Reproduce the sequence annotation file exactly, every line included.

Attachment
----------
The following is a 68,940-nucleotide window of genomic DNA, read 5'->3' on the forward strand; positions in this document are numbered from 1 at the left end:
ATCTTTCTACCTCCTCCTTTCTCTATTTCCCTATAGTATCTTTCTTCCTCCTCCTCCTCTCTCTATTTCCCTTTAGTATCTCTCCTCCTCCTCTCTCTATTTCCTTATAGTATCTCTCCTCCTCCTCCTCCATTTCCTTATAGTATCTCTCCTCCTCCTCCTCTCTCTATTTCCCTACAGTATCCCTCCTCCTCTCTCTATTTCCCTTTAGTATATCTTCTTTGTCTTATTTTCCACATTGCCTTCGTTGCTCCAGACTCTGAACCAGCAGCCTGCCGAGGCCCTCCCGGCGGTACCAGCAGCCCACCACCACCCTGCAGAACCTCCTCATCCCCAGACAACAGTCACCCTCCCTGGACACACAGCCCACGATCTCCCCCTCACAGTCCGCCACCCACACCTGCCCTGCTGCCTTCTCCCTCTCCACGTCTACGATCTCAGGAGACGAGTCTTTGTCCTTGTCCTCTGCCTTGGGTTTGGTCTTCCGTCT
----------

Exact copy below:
The following is a 68,940-nucleotide window of genomic DNA, read 5'->3' on the forward strand; positions in this document are numbered from 1 at the left end:
ATCTTTCTACCTCCTCCTTTCTCTATTTCCCTATAGTATCTTTCTTCCTCCTCCTCCTCTCTCTATTTCCCTTTAGTATCTCTCCTCCTCCTCTCTCTATTTCCTTATAGTATCTCTCCTCCTCCTCCTCCATTTCCTTATAGTATCTCTCCTCCTCCTCCTCTCTCTATTTCCCTACAGTATCCCTCCTCCTCTCTCTATTTCCCTTTAGTATATCTTCTTTGTCTTATTTTCCACATTGCCTTCGTTGCTCCAGACTCTGAACCAGCAGCCTGCCGAGGCCCTCCCGGCGGTACCAGCAGCCCACCACCACCCTGCAGAACCTCCTCATCCCCAGACAACAGTCACCCTCCCTGGACACACAGCCCACGATCTCCCCCTCACAGTCCGCCACCCACACCTGCCCTGCTGCCTTCTCCCTCTCCACGTCTACGATCTCAGGAGACGAGTCTTTGTCCTTGTCCTCTGCCTTGGGTTTGGTCTTCCGTCT